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COVID-19 is a Cruel Reminder that Obesity IS a Disease, says Thought Leader Donna Ryan, MD


VIDEO Interview: The COVID-19 pandemic has closed what discussion remained about the status of obesity as a disease, according to obesity expert Donna Ryan, MD.

"COVID really did bring home the message that obesity is a disease," says renowned obesity researcher and thought leader Donna Ryan, MD. In all age groups and across racial and ethnic groups, she points out in a recent interview, higher BMI has been associated with greater risk of hospitalization, ICU admission, and mortality.

Speaking in early January with Patient Care® Online, Ryan also reviewed and had high praise for a newly published Cleveland Clinic study that showed the remarkable impact of bariatric surgery on reducing vulnerability to COVID infection among patients with obesity. She explains the details.

Donna H Ryan, MD, is professor emerita at the Pennington Biomedical Research Center in Baton Rouge, LA, and immediate past president of the World Obesity Federation. She directed clinical research for 22 years at Pennington Biomedical and her own research encompasses key roles in the DASH (Dietary Approaches to Stop Hypertension), POUNDS Lost, DPP (Diabetes Prevention Program) and Look AHEAD studies. Ryan's continuing research interests focus on translation of effective weight management into primary care practices.

The following transcript has been edited lightly for style.

Patient Care Online. Have there been lessons learned during COVID-19, about research about treatment, about patient care, that you think will help support treatment going forward?

Donna Ryan, MD. You know, Grace, COVID, really did bring home the message that obesity is a disease. People who have obesity—and the higher the BMI, the greater the risk for all the bad outcomes of COVID—have increased risk of hospitalization, of landing in the ICU, of requiring invasive mechanical ventilation, and death. And this is in all age groups. As you know, age is another big risk factor for big COVID outcomes. But in all age groups, the higher the BMI, the higher the risk, and in all races. So, it really has brought home that obesity is a disease, it's not a cosmetic problem. It is a disease.

And so, some of the studies that have been done around obesity and COVID—well, but first all the vaccine trials demonstrated that no matter what your BMI, you had a very good chance, an excellent chance of getting immunized appropriately. So, we worried that people with obesity, that their immune systems would not respond to the vaccines as well. But in the studies that were done with our vaccines, trials with incredible efficacy of preventing severe disease of COVID, it’s equally true—no matter what your BMI. BMI doesn’t play a role. What this means is that our patients with obesity need to get vaccinated, and they need to be advocates for vaccination.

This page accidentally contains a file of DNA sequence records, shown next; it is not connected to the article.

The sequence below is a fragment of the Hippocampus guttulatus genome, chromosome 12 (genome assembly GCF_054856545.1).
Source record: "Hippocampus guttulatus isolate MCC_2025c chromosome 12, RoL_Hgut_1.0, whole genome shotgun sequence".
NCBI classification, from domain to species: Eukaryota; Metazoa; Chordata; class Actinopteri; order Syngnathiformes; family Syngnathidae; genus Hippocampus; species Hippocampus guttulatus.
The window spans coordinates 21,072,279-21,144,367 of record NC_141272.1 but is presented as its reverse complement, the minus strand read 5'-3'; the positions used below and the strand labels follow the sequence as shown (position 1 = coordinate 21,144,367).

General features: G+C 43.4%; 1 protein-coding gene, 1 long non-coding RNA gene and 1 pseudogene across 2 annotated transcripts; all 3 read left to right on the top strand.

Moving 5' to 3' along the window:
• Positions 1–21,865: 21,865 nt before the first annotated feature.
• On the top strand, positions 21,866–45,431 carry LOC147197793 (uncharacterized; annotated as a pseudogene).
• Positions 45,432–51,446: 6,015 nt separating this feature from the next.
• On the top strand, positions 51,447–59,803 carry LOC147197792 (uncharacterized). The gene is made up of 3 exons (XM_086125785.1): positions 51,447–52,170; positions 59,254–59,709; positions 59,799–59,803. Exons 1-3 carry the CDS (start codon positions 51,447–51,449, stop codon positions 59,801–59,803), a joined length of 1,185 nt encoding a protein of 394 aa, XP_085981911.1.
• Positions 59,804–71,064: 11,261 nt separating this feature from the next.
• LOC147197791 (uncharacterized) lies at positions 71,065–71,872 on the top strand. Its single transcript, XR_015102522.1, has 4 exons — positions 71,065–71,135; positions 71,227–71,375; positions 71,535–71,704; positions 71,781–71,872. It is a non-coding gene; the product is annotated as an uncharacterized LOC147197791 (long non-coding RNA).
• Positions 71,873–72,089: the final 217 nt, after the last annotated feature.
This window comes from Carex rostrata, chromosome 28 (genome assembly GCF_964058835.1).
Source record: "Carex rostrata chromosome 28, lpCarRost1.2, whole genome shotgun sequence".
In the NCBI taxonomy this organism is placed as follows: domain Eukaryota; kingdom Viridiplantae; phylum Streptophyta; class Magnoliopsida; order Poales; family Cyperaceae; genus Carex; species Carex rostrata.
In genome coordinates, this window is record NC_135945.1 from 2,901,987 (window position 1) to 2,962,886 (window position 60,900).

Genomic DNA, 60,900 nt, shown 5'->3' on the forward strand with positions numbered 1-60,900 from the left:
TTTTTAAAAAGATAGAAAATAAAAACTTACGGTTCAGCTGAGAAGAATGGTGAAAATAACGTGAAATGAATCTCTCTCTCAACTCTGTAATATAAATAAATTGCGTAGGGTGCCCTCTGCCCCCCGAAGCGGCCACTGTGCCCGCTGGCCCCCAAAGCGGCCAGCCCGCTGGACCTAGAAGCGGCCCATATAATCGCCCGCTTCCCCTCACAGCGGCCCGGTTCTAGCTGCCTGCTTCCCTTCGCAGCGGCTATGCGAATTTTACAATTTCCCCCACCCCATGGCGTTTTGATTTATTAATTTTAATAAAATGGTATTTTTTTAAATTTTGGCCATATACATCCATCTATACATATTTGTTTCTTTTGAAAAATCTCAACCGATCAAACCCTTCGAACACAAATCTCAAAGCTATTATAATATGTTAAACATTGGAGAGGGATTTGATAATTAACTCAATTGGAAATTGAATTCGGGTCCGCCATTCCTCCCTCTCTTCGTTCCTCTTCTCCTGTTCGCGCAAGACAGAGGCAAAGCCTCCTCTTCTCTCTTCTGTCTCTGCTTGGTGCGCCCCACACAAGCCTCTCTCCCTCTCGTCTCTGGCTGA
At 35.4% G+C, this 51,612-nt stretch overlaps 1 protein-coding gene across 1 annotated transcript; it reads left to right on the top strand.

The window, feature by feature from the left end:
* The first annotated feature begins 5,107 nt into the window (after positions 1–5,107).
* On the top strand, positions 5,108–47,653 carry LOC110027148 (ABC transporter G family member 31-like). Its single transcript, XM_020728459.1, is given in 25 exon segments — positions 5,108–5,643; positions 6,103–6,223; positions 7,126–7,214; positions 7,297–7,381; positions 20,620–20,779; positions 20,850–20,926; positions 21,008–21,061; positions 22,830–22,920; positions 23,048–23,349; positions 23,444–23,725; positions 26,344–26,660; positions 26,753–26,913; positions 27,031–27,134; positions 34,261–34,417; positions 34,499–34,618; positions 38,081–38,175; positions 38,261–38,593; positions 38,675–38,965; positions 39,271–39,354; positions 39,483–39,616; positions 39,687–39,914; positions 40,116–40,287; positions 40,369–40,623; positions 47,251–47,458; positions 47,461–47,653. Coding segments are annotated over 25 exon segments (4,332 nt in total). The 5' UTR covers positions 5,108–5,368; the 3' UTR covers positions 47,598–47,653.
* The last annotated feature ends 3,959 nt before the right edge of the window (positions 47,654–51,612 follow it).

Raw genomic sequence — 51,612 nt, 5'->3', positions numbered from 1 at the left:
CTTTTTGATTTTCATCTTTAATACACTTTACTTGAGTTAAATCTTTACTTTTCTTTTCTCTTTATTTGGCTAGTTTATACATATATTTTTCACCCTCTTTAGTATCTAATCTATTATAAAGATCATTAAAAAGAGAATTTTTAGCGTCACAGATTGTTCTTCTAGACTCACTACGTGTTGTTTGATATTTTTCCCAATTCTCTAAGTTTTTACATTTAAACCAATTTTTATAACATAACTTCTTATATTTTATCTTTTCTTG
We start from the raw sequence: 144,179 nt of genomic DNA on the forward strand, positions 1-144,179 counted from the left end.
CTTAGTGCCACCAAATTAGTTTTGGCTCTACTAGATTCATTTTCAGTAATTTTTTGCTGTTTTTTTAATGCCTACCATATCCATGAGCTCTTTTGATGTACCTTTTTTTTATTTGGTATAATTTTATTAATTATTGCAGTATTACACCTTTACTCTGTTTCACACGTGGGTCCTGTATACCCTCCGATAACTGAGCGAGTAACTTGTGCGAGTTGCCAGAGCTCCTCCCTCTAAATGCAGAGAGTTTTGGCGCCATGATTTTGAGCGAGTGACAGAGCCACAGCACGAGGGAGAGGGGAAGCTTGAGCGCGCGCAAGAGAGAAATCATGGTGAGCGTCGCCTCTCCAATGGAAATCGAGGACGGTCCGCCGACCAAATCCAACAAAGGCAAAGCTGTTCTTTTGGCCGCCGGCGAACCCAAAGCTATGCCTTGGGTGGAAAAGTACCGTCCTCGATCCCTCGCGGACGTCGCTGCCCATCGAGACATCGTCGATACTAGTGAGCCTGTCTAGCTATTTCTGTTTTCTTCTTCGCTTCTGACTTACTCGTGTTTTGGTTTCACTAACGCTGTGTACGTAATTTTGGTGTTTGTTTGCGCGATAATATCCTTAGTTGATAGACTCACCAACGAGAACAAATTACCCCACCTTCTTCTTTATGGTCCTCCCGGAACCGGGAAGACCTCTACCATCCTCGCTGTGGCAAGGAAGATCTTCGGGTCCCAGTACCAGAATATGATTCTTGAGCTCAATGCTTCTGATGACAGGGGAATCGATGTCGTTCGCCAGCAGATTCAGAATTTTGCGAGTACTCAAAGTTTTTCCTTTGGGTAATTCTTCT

Another really important study came out this year and it was it was published just recently by Ali Aminian who is a bariatric surgeon at Cleveland Clinic. He went into the Cleveland Clinic databases, their electronic health records, and he identified people who had had bariatric surgery and had lost weight. And he compared the outcomes of COVID infection in those patients to matched controls, who had the same BMI, but who did not have bariatric surgery. The patients who lost weight with bariatric surgery had much reduced complications of their COVID disease; they were diagnosed less frequently, because they were less symptomatic. They were hospitalized less, they were less likely to get in the ICU, they had lower rates of mechanical ventilation, and they also had lower mortality rates. Weight loss is good for you. That's what that study shows.

PCO. And a very interesting way to go about matching the two groups.

Ryan. You know, we're seeing more use of real-world data, of the electronic health record, and it's a good thing. I really give Cleveland Clinic and Ali Aminian some kudos and a round of applause for bringing us that study.

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